This was another day of great weather for our tour, just a bit over 80 and breezy. We started the day Yardenet, location in Gaillee on the Jordan River for Christians to get baptized. Well, not all Christians, I suppose. We spent only thirty minutes talking about the likelihood this was the place Jesus was baptized as well as the reasons Jesus wanted to be baptized by John in the first place. It really is a lovely place early in the morning before the tourists start showing up.
From there we drove through Tiberias to Mount Arbel. This is a National Park which includes a hike to one of the most spectacular viewing points in the Galilee. Located on the west side of the lake, we can see all of the significant Jesus sites in Galilee. Since the Parks service took over Mount Arbel, they have improved the trail and provided toilets and a cold water tap. If you have the time to get there first thing in the morning, I highly recommend the walk.
Coming down from Arbel we drove to several of the traditional locations for Jesus’ ministry. For the most part these traditions go back to the Byzentine period, but they are still only traditions. I personally think it is better to say a particular site is “in the general area of where Jesus did something” without claiming absolute certainty (or worse, sacred ground). For example, the Mount of Beatitudes is as likely as any of the surrounding hills for the Sermon on the Mount, but it is probably not the mount. Jesus taught in many such places, and the Sermon was not really delivered in one location. But the Mount of Beatitudes is a nice place to read and reflect on Jesus’ teaching.
We ate lunch at “Jesus Boat” at Nof Ginnosaur on the plain of Gennesert. There is a display describing how the boat was discovered and preserved, and you can pay for a multimedia tour and see the actual boat. I have done this a few times and I have enjoyed the presentation, but I am not sure it is worth the money for college students. I called the cafe ahead of time and they had falafel, schwarma, schnitzel, and pizza waiting for us, $10 or $11 including a drink (including juices, $3 alone). They spiff the plate up with a few chips and offer a piece of chocolate for desert. The shop is good for a few Christian souvenirs (“ie., “Jesus Junk”), but I thought the prices were higher than usual.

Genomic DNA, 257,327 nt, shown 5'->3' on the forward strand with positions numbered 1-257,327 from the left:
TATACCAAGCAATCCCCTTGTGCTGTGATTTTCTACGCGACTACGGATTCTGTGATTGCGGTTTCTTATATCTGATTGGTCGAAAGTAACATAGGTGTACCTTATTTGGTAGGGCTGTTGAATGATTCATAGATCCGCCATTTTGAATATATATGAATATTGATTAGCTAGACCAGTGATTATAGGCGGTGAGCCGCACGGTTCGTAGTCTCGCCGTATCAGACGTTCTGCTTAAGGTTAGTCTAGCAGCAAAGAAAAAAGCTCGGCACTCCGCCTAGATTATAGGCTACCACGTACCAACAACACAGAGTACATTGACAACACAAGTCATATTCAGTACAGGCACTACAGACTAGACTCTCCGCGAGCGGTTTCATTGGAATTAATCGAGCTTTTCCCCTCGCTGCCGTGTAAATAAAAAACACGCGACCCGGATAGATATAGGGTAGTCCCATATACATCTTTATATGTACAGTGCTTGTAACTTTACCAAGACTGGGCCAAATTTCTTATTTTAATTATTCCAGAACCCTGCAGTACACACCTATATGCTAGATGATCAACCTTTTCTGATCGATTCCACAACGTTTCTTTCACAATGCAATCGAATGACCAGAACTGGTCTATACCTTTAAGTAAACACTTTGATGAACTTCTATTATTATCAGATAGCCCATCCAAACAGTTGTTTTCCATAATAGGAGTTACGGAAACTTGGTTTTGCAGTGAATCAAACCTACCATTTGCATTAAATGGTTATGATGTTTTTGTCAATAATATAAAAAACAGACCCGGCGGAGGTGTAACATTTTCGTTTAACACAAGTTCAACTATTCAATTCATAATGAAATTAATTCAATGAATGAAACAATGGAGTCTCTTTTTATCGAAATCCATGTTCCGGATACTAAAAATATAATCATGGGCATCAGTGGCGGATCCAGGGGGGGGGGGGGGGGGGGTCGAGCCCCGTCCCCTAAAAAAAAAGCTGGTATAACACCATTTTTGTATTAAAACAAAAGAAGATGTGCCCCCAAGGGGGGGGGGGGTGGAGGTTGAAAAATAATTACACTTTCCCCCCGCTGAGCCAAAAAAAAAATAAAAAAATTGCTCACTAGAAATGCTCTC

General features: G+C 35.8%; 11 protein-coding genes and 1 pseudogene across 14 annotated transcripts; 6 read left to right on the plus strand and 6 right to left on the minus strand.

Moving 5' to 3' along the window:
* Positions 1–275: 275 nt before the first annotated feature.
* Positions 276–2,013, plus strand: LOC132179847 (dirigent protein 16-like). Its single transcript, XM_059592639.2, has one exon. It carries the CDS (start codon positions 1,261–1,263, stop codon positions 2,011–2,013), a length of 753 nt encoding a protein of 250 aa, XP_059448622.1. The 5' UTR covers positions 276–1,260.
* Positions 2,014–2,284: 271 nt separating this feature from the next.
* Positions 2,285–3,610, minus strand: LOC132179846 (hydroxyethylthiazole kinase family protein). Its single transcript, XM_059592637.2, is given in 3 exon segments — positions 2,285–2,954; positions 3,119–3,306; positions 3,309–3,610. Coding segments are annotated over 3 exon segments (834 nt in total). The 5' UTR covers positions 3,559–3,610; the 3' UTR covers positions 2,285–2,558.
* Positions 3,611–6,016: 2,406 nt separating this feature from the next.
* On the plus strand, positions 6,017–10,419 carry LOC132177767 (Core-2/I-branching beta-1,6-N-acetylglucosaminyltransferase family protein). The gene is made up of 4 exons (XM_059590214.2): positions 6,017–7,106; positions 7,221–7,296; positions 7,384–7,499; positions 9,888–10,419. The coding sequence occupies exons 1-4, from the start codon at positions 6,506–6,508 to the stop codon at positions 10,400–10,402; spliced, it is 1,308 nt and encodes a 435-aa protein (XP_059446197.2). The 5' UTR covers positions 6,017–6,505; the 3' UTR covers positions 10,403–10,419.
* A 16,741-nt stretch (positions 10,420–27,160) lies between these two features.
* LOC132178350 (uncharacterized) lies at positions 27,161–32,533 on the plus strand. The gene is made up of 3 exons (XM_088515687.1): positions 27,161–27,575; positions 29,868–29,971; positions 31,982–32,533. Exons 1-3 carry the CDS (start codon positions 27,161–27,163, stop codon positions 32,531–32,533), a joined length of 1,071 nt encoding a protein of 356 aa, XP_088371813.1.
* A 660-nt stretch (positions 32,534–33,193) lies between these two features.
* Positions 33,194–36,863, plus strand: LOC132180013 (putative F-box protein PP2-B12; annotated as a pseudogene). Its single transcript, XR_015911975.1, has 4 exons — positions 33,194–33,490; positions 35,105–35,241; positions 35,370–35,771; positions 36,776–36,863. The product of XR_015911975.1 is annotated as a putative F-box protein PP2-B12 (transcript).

After lunch we drove up to Capernaum. The site is significant as the traditional location of Saint Peter’s house and more importantly, a fifth century synagogue which has been nicely restored. We happened to get there before many of the big tour groups had finished lunch, so the park was virtually deserted. I was able to go right to Peter’s house and everyone entered the church to look down through the glass floor into the house itself. After this we looked at the various archaeological pieces on display before entering the synagogue.
The highlight of visiting Capernaum today was our time on the beach. We had an amazing spot by the lake, and I read from John 21, the catch of fish and restoration of Peter. (People from my church might recognize that as my sermon a few Sundays ago, but that is not likely!) the time we spent reading Scriptue and talking by the sea was probably the best time I have had at this (usually crowded) Christian site.
One other note: this is the first time I have visited Capernaum since they have finished renovations on the entrance. They have moved all the lintels to the left of the synagogue and opened up a huge space decorated with a mosaic. Peter himself has been moved to overlook the lake. There is now a wide open area for people to sit in front of the church. I hope they now continue this project and use brick for the area guides sit and talk to the groups. The area had many benches and shade, but it is paved with gravel so it is impossible to move 25 people quietly past another tour group.
We ended our drive around the lake at Kursi, the traditional place where Jesus cast out a demon into some pigs (Luke 8:26-39). There is a late Byzentine church there, but the chances the cliffs just behind the church are the actual cliffs the pigs run off seems remote. It is the right general area, however, since the villages in the area would have been Gentile, and the lake is nearby. Kursi is a strange place to visit since I have never seen another group there and even the person in the ticket booth seemed surprised to see 25 people marching into the church. Yet the grounds are very well kept, the trees and plants in the church are quite nice.
We returned to the hotel at Ma’agan for pool and dinner. Tomorrow we crossed into Jordan and visit Jeresh, ending a long day of travel in Petra.